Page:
Amidst the wealth of precious heritage in Fort Kochi , a non-descript Rose Lane bears one of the most curious vestiges of the past, an air bridge between two heritage hotels — the brick red Koder House and the newly revamped Spice Fort. Currently not functional, the bridge was once a lively passage between the two houses that belonged to the prominent Koder family of paradesi Jews.
Queenie Hallegua, daughter of Sadu Koder who has been part of the living history of the Koder houses says, “My grandfather bought the house from its Portuguese owner sometime in the earlier 20th century, roughly 1910-15. It was then demolished and the present Koder House was built by a gentleman named Cohen. The bridge was built around the same time.”
Overarching Rose Lane, and connecting the top floors of the two Koder Houses, the bridge had a prototype at Santa Cruz High School, recalls Antony Thommen who has recently brought out the book Fort Cochin, The Heritage city of Cochin — Yesterday, Today, Tomorrow on the rich history of the area. He says that the style of the two bridges was identical. “The school bridge connected the laboratory and the headmaster’s office. It was brought down sometime in the seventies when it became too dangerous for use. This bridge is now one of its kinds.” The approximately century-old bridge is built on an iron rail track fitted with wooden planks. An ornate grill makes for the railing.
Prakash Burleigh, a family friend of the Koder’s and nephew of K.J. Herschel who was Municipal Chairman of Fort Cochin for 23 years, remembers his uncle talk about the requirement of a building permit for the bridge. His wife Pearly recalls going across the bridge from the pantry and work areas of the Koder House on Tower Road to enter into a party hall on the house on Princess Street. “For sometime, before he moved to Jew Street in Mattancherry, Elias Koder, brother of Sadu, used to live on the top floor. Below was the famous S. Koder store that old timers will fondly recall.” “It used to sell interesting merchandise. I used to go there for stationary and rosary items,” says Antony adding that a textile shop by the name of ‘Alexander Brothers’ existed in the adjacent house in the early fifties.
While the bridge had the footfall of the family and friends of the Koders, the Rose Lane below was witness to quotidian activities. Antony says his research shows that the Portuguese had built eight broad roads which were intersected by narrow lanes. K.J. Sohan, former mayor and a history buff from the area, adds that Rose Lane, as against the more prominent Princess and Rose Streets on either side, was a service lane. “The lanes were narrower than the streets, which were the main roads. A lot of scavenging activities went on during the colonial times. These side lanes were used for that, and by the bevy of staff of the sahips.”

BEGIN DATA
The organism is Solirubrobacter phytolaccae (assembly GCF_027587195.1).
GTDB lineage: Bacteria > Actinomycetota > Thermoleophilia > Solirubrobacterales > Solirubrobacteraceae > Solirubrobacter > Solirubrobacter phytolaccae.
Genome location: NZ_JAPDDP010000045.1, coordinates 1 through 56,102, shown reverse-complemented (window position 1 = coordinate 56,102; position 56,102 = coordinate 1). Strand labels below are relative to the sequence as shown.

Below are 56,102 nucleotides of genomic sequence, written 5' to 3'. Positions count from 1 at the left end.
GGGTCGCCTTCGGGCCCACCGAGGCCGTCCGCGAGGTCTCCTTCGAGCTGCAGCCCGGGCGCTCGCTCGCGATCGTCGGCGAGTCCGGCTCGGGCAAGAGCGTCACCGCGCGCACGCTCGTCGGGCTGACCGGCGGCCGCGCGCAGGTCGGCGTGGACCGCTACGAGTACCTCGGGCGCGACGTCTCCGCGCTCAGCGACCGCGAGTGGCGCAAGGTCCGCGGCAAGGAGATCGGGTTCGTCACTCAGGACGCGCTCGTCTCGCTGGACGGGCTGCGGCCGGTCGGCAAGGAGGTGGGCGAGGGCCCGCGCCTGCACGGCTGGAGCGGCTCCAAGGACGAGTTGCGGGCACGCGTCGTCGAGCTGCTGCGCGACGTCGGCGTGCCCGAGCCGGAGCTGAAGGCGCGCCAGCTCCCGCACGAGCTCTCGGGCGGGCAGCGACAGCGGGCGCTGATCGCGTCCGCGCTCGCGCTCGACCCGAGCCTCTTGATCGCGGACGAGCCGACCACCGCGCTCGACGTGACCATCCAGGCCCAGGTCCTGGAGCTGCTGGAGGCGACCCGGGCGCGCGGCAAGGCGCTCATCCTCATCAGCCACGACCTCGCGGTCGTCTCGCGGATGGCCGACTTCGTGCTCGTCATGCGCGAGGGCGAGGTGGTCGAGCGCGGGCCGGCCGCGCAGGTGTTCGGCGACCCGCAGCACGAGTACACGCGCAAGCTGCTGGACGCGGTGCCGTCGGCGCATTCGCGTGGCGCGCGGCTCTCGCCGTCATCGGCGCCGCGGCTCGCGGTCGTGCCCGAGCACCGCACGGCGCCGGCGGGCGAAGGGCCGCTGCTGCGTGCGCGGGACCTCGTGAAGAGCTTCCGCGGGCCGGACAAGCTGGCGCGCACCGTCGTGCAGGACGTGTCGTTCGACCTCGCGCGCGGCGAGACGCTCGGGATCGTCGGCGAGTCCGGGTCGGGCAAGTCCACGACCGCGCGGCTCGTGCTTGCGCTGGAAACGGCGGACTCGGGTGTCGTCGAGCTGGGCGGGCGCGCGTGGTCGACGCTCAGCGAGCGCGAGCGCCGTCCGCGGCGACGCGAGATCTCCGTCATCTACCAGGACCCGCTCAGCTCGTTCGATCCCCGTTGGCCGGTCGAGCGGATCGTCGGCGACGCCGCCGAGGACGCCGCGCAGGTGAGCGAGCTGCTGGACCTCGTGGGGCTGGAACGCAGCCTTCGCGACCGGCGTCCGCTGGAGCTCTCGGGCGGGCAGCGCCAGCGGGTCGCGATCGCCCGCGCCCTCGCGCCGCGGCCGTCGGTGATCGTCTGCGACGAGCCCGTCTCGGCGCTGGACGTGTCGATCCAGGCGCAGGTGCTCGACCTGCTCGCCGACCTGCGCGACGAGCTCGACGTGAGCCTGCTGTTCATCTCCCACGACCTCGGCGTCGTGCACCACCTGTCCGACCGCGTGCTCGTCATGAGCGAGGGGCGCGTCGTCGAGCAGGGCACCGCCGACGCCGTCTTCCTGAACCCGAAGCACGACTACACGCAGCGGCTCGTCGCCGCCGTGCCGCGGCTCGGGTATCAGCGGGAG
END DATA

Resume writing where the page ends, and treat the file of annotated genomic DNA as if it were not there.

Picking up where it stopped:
Clement Abraham, a retired professor of English from Aquinas College, who lives in the house neighbouring Koder House, remembers the inebriated merrymaking at a bar at the end of the lane. “The bar used to open early and sometimes the morning began with drunken brawls.” His corner house, earlier called kachoda veedu (business house), today is home to the popular side walk café, Chariots. “It was called so because all my uncles had little shops and did business. There was a bakery, another small shop…like a line of shops,” he recalls. A butler of an English manager of Peirce Leslie Company also used to stay in a small house in Rose Lane. It was demolished later and now a hotel has come up there, he says.
In the recent past, after the two Koder houses became independent hotels, the bridge remains accessible only to Koder House Hotel. In 2008 it was used by artist Charmi Gada Shah to hold an exhibition. Interestingly, she painted on the wall at the end of the bridge, a door that opened into its imaginary past. Currently it is used by the hotel spa for sunning; an armchair lounges lazily on it.
Today, Rose lane continues to be a service lane for the elegant heritage hotels that have morphed out of the bungalows of yore. The Old Harbour Hotel, Koder House Hotel, Spice Fort, the revamped XL Bar and Chariots eatery all have their side or back entrances on to Rose Lane. Provisions are brought through these humble backdoors; and the staff uses it too, but its activities are no match for the life on the high streets that flank it. It remains a sideshow, a bit forgotten, a bit unsung, except for the quaint little bridge that connects time and lives that cross over and under it.